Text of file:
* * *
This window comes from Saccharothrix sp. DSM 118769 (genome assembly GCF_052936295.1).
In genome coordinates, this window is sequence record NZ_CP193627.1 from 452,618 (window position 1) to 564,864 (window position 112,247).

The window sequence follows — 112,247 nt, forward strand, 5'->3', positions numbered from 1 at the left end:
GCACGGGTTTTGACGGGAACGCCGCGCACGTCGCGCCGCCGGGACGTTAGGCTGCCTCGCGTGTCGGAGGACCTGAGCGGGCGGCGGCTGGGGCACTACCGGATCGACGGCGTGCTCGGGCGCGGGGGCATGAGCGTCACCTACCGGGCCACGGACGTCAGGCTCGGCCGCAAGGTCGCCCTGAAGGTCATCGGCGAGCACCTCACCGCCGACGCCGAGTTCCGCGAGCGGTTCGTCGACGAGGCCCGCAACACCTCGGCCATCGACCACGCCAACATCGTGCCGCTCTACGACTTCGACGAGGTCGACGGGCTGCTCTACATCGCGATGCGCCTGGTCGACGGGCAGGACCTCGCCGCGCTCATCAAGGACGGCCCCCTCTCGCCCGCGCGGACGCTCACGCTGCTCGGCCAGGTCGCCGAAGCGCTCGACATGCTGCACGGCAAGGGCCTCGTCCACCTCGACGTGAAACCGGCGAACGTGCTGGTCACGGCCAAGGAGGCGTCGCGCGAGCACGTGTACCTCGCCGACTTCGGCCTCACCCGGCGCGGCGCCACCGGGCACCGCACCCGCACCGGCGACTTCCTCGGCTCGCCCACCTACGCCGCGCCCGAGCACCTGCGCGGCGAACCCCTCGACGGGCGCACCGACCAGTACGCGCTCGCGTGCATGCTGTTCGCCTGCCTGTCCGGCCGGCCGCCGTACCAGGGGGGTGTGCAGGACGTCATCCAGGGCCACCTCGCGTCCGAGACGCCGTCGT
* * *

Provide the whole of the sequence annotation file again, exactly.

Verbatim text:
This window comes from Saccharothrix sp. DSM 118769 (genome assembly GCF_052936295.1).
In genome coordinates, this window is sequence record NZ_CP193627.1 from 452,618 (window position 1) to 564,864 (window position 112,247).

The window sequence follows — 112,247 nt, forward strand, 5'->3', positions numbered from 1 at the left end:
GCACGGGTTTTGACGGGAACGCCGCGCACGTCGCGCCGCCGGGACGTTAGGCTGCCTCGCGTGTCGGAGGACCTGAGCGGGCGGCGGCTGGGGCACTACCGGATCGACGGCGTGCTCGGGCGCGGGGGCATGAGCGTCACCTACCGGGCCACGGACGTCAGGCTCGGCCGCAAGGTCGCCCTGAAGGTCATCGGCGAGCACCTCACCGCCGACGCCGAGTTCCGCGAGCGGTTCGTCGACGAGGCCCGCAACACCTCGGCCATCGACCACGCCAACATCGTGCCGCTCTACGACTTCGACGAGGTCGACGGGCTGCTCTACATCGCGATGCGCCTGGTCGACGGGCAGGACCTCGCCGCGCTCATCAAGGACGGCCCCCTCTCGCCCGCGCGGACGCTCACGCTGCTCGGCCAGGTCGCCGAAGCGCTCGACATGCTGCACGGCAAGGGCCTCGTCCACCTCGACGTGAAACCGGCGAACGTGCTGGTCACGGCCAAGGAGGCGTCGCGCGAGCACGTGTACCTCGCCGACTTCGGCCTCACCCGGCGCGGCGCCACCGGGCACCGCACCCGCACCGGCGACTTCCTCGGCTCGCCCACCTACGCCGCGCCCGAGCACCTGCGCGGCGAACCCCTCGACGGGCGCACCGACCAGTACGCGCTCGCGTGCATGCTGTTCGCCTGCCTGTCCGGCCGGCCGCCGTACCAGGGGGGTGTGCAGGACGTCATCCAGGGCCACCTCGCGTCCGAGACGCCGTCGT